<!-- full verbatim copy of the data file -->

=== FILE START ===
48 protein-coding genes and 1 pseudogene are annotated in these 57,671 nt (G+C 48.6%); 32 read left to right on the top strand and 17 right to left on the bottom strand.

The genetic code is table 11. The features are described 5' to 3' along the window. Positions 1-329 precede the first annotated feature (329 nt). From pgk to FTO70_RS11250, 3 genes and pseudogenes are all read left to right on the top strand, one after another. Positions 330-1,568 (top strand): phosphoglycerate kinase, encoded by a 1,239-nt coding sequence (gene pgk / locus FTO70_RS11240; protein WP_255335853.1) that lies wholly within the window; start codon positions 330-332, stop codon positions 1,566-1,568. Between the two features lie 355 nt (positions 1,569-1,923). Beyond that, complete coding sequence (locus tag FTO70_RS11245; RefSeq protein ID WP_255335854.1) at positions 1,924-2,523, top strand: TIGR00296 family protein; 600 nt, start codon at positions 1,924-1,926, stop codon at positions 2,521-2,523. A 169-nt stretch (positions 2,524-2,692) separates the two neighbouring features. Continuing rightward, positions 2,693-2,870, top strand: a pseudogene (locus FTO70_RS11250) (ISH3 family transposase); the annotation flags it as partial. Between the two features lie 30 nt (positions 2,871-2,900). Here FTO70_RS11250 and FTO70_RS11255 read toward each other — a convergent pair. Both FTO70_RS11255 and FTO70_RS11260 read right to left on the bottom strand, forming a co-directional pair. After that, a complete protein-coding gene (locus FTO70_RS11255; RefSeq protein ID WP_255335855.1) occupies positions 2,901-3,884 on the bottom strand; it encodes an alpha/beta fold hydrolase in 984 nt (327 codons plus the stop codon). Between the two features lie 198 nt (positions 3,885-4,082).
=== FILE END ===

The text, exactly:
48 protein-coding genes and 1 pseudogene are annotated in these 57,671 nt (G+C 48.6%); 32 read left to right on the top strand and 17 right to left on the bottom strand.

The genetic code is table 11. The features are described 5' to 3' along the window. Positions 1-329 precede the first annotated feature (329 nt). From pgk to FTO70_RS11250, 3 genes and pseudogenes are all read left to right on the top strand, one after another. Positions 330-1,568 (top strand): phosphoglycerate kinase, encoded by a 1,239-nt coding sequence (gene pgk / locus FTO70_RS11240; protein WP_255335853.1) that lies wholly within the window; start codon positions 330-332, stop codon positions 1,566-1,568. Between the two features lie 355 nt (positions 1,569-1,923). Beyond that, complete coding sequence (locus tag FTO70_RS11245; RefSeq protein ID WP_255335854.1) at positions 1,924-2,523, top strand: TIGR00296 family protein; 600 nt, start codon at positions 1,924-1,926, stop codon at positions 2,521-2,523. A 169-nt stretch (positions 2,524-2,692) separates the two neighbouring features. Continuing rightward, positions 2,693-2,870, top strand: a pseudogene (locus FTO70_RS11250) (ISH3 family transposase); the annotation flags it as partial. Between the two features lie 30 nt (positions 2,871-2,900). Here FTO70_RS11250 and FTO70_RS11255 read toward each other — a convergent pair. Both FTO70_RS11255 and FTO70_RS11260 read right to left on the bottom strand, forming a co-directional pair. After that, a complete protein-coding gene (locus FTO70_RS11255; RefSeq protein ID WP_255335855.1) occupies positions 2,901-3,884 on the bottom strand; it encodes an alpha/beta fold hydrolase in 984 nt (327 codons plus the stop codon). Between the two features lie 198 nt (positions 3,885-4,082).